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America’s reckoning with historic memory has taken some strange turns in this season of disease and discontent. Monuments long ignored are falling every day, mostly for good reasons, though some of it has been messy.
Confederates are in retreat across the map. Statues of Confederate leaders are being dismantled, mostly on the orders of local officials whose constituents no longer want to celebrate the champions of a white supremacist rebellion. Portraits of four former House speakers who served the Confederacy were just exiled from the U.S. Capitol. The Confederate battle flag has been banned from NASCAR events and Walmart stores in Mississippi are refusing to fly the state flag because it includes the Confederate stars-and-bars.
The Confederates’ ideological soulmates are joining them in exile. The Lost Cause historians have been sent packing. It’s a new day, especially in the South.
Confederates aren’t the only ones taking a beating. Columbus was decapitated in Boston and will be dismantled in Philadelphia. A statue of Juan de Ornate, a particularly nasty conquistador, is being removed in Albuquerque. Protesters are coming after Andrew Jackson who, to be honest, deserves it.
People are taking a fresh look at statues that have gone unnoticed for decades. They are questioning the individuals the monuments exalt, the events they celebrate, the cultural and historical context in which they were erected, the aesthetics of the statuary. American history teachers and art historians must be thrilled.
For some monuments, the problem isn’t the subject, but the presentation. A statue of Theodore Roosevelt in New York is being moved because TR’s placement on a horse makes the figures walking alongside, a Native American and a Black man, look subservient. The Freedman’s Memorial in Washington, was built with money donated by former slaves, dedicated in 1876 with a speech by Frederick Douglass. It honors Lincoln and celebrates emancipation, but the pose - Lincoln standing over a Black man rising from his knees - while common in Abolitionist imagery, is uncomfortable to some modern eyes.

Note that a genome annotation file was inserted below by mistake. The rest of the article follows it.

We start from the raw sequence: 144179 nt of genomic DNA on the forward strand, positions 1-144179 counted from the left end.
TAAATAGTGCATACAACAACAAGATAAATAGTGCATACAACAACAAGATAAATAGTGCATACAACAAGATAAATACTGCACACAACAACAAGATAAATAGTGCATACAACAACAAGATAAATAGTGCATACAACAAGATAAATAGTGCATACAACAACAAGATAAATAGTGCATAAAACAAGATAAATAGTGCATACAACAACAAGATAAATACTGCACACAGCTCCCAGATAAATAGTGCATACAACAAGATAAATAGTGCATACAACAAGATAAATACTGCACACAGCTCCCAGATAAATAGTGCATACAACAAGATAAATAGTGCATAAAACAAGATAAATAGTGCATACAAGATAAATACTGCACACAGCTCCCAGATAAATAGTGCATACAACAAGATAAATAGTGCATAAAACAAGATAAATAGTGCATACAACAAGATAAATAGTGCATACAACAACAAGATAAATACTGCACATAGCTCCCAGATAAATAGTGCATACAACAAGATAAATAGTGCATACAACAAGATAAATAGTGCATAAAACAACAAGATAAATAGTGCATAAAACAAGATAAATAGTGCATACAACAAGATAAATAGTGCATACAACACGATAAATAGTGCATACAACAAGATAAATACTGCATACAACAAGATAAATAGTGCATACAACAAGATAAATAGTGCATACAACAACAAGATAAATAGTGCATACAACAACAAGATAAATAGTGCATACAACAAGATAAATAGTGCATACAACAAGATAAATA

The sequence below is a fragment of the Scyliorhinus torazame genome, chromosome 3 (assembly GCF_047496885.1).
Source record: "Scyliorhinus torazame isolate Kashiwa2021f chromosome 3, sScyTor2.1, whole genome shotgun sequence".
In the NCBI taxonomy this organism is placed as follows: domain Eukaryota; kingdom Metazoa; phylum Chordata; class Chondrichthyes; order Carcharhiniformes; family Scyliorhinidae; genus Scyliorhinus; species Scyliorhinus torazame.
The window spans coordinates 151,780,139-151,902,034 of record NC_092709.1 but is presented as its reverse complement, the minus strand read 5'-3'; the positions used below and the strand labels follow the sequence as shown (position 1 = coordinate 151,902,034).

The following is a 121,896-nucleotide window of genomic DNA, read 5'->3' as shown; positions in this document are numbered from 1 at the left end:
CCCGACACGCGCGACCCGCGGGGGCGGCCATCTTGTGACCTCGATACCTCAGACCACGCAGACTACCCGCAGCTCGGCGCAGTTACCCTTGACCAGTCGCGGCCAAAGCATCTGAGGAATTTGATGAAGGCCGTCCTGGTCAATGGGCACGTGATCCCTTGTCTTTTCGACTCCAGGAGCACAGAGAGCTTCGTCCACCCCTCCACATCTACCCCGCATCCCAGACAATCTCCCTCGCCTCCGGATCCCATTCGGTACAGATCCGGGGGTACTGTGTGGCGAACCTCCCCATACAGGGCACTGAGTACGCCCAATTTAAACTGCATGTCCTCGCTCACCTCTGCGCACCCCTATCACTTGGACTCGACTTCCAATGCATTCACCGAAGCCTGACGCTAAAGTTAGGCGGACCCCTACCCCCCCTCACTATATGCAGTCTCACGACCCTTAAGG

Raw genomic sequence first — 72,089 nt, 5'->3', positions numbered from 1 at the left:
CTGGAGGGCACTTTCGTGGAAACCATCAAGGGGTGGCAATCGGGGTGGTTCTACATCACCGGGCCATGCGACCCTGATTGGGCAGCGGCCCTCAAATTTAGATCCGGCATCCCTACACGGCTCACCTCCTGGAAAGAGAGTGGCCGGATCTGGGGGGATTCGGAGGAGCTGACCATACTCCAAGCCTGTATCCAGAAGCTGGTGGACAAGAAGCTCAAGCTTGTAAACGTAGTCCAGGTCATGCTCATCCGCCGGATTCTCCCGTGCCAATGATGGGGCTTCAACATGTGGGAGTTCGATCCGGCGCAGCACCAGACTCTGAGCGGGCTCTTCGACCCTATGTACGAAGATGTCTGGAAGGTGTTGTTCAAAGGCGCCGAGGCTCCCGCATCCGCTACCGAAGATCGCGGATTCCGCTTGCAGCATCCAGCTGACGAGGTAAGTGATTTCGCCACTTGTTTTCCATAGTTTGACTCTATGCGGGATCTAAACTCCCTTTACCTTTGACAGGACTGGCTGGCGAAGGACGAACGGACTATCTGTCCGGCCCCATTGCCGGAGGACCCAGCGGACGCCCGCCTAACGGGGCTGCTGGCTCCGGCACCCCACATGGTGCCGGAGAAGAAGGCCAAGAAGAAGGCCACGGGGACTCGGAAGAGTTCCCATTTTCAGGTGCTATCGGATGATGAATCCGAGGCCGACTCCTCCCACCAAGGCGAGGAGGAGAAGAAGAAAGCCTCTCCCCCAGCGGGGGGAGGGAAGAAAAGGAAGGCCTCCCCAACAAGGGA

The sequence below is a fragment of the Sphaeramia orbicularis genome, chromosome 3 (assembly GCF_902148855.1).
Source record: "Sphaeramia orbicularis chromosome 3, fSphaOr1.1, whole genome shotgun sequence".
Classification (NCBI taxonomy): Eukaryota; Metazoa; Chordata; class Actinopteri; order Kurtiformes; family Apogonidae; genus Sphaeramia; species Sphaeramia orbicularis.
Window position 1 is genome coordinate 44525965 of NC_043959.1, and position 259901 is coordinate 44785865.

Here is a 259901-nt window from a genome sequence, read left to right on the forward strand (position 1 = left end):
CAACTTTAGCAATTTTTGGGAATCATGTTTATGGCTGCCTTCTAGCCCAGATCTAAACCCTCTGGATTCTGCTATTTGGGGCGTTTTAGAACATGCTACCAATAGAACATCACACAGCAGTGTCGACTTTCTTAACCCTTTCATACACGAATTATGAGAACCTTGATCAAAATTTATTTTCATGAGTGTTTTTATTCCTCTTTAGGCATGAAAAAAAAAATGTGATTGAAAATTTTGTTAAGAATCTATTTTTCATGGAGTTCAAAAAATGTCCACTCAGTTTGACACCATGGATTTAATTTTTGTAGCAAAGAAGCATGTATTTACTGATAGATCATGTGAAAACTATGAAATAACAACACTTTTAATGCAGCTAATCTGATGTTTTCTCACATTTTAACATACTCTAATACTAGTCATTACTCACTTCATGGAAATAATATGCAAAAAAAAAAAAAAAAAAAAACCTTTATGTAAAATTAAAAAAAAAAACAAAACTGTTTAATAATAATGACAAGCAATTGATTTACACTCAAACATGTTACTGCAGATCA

Evaluating each monument’s history, message and aesthetics can be tricky. Communities that do it right empanel committees, consult with historians, listen to activists and community members, weigh alternatives. Elected officials make the decisions and courts consider legal challenges. The result isn’t just the removal of a statue; it’s a sharpened understanding of the community’s historic record and contemporary values. That’s how democracy is supposed to work, by giving everyone a voice.
Then again, you could skip the boring democratic procedures and use chains to tear the statues down. That’s how a tiny minority of impatient activists - or provocateurs - are expressing themselves.
In Philadelphia, someone defaced the statue of abolitionist Matthias Baldwin. In Madison, Wisconsin, a breakaway group that first told peaceful protesters to go home toppled a statue of abolitionist Hans Christian Heg, who died fighting for the Union. In San Francisco, where tributes to the Confederacy are hard to find, a mob toppled a bust of U.S. Grant, who defeated the Confederate armies, suppressed the first Ku Klux Klan and got the 15th Amendment, guaranteeing voting rights for all, put into the Constitution.